This overlapping of strategies and desiderata rests on a shared ideological conviction: capital and the market economy are the finest instruments to fight poverty, the ‘root cause’ of migration which is a phenomenon that impacts South Africa just as much as the EU. The overreliance on capitalist principles informed South Africa’s transition from apartheid and stifled the revolutionary ambitions of freedom of the national liberation front. However, the recent history of the country demonstrates that the evanescent trickle-down effect arguably inflamed the striking inequality still plaguing the rainbow nation. As the democratic establishment never sufficiently addressed the structural determinants of difference after the demise of institutional racism, the alleged ‘reformist faction’ within the ruling ANC referring to President Ramaphosa brandished the ‘land expropriation without compensation’ formula concerning the unfair system of land ownership which dates back to the days of the white-minority regime. Judging by the outcome of the bilateral gathering, the government simultaneously proves not to have disavowed the original liberal (at times, neoliberal) South African disposition, promptly encountering the favour and approval of the EU. The endorsement of free trade in the face of global shifts towards protectionism is a clear manifestation of this conjunction. Interestingly, in the name of such a liberalisation the European flank requested that the African partner should relax some positive-discrimination measures, notably in the fields of company ownership and management, the localisation of production processes and the issuing of specific permits by the relevant institutions, lest the complication of economic exchanges.
The contentious questions pertaining to multilateralism, human rights and the rules-based global order were also at the forefront of the discussions, taking into account the normative significance of post-apartheid South Africa and its Bill of Rights which the European Union could cling onto in the confrontation with the increasingly inward-looking international great powers. However, the scar of apartheid and the postcolonial condition engenders quite a distrust on the part of Pretoria towards the West, which frequently translated into unbending support for national liberation movements over human rights (as in the case of Zimbabwe) and alignment with challengers of the constituted order like China (which also earmarked large investments for South Africa). The revitalisation of the EU-SA Strategic Partnership could then compel President Ramaphosa to clarify his country’s position in between the double nature of modern State and anti-imperialist actor, provided that Europe will also grow more assertive politically. In any case, the EU delegation committed itself to share best practices with the African Union – the efficacy of which South Africa was encouraged to revive – as both international actors stressed at the Summit the importance of regional integration to deal with articulated challenges.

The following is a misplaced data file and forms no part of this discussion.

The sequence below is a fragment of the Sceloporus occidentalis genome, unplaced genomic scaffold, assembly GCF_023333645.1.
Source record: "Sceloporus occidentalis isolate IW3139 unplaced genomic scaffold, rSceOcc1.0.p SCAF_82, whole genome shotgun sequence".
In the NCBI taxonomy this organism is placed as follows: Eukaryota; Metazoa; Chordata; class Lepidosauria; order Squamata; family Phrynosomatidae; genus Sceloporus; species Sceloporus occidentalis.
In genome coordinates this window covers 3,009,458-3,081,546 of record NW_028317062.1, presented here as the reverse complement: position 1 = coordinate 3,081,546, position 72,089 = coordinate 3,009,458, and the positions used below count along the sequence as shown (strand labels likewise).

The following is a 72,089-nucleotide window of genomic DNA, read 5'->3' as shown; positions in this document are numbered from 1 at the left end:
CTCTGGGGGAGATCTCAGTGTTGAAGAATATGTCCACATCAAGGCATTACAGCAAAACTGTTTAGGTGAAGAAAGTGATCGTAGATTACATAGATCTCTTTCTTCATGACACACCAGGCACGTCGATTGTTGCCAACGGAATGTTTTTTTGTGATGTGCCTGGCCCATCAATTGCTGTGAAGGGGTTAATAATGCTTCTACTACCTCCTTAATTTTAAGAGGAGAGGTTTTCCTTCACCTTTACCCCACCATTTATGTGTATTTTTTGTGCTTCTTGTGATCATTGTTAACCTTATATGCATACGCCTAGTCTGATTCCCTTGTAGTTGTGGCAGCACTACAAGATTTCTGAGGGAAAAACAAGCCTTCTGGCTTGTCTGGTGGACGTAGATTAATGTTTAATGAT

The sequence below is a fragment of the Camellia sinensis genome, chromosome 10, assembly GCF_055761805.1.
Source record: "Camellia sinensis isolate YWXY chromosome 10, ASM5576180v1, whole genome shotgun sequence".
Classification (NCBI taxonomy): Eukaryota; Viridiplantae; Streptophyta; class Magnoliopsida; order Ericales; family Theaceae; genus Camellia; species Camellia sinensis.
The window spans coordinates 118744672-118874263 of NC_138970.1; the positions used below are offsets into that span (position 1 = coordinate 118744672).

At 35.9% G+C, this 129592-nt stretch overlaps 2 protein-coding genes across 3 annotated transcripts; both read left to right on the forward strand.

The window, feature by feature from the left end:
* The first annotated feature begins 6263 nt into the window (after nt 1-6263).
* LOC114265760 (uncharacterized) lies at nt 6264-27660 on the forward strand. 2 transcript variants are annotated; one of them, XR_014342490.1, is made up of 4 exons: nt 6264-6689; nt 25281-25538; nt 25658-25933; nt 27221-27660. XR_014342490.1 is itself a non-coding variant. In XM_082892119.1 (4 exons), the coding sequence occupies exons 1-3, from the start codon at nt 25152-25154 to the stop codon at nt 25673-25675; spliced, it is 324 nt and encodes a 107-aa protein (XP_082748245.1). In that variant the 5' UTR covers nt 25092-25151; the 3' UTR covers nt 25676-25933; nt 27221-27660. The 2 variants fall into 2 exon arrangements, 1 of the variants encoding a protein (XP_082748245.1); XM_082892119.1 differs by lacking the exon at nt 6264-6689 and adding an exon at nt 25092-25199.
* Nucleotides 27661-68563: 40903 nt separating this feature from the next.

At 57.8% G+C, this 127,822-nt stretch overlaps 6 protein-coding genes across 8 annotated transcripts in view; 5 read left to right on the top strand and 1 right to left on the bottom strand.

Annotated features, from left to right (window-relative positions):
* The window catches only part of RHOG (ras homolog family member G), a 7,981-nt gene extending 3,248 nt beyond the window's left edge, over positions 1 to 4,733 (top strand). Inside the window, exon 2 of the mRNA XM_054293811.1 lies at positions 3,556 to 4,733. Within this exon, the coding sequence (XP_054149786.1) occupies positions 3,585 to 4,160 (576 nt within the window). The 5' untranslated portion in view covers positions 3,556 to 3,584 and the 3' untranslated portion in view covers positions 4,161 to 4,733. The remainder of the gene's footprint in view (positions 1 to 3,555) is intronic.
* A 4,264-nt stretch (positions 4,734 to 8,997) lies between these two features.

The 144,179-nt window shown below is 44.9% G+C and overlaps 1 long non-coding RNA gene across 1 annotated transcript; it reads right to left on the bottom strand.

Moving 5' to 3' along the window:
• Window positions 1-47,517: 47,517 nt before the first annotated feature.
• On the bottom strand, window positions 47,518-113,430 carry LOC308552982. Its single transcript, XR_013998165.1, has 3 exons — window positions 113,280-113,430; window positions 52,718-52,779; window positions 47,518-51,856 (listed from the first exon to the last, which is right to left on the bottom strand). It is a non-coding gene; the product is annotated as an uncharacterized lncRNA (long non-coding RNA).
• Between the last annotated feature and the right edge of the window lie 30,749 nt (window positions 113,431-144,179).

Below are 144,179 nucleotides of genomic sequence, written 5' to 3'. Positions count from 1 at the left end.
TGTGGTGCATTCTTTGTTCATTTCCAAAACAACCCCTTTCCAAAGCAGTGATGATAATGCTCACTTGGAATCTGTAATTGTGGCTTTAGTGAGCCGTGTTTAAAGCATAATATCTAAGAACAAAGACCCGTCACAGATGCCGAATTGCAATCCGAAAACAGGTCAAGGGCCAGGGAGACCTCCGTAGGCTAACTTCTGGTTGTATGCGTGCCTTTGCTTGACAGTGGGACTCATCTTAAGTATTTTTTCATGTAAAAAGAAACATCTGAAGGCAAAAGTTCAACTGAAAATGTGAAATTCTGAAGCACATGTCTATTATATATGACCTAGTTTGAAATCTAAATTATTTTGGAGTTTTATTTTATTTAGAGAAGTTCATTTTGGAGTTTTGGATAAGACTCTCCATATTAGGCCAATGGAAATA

If the current EU establishment will departure soon, Cyril Ramaphosa is (expectedly) here to stay. The former unionist, Constitution drafter, successful businessman and erstwhile deputy President of South Africa and the ANC took up the leadership of his country after the dismal regency of Jacob Zuma – lasted almost a decade – that came to an end because of the endemic infiltration of private interests into national institutions occurring on the presidential watch. President Ramaphosa will thus have to reactivate national and international confidence in the ruling party – ahead of crucial general elections – and reverse the downward trend in the economy (two objectives which are tightly linked), under the pressure of intra-African migration and rampant inequality. It remains to be seen whether the alliance with the EU on considerable investments will be the panacea for this quagmire.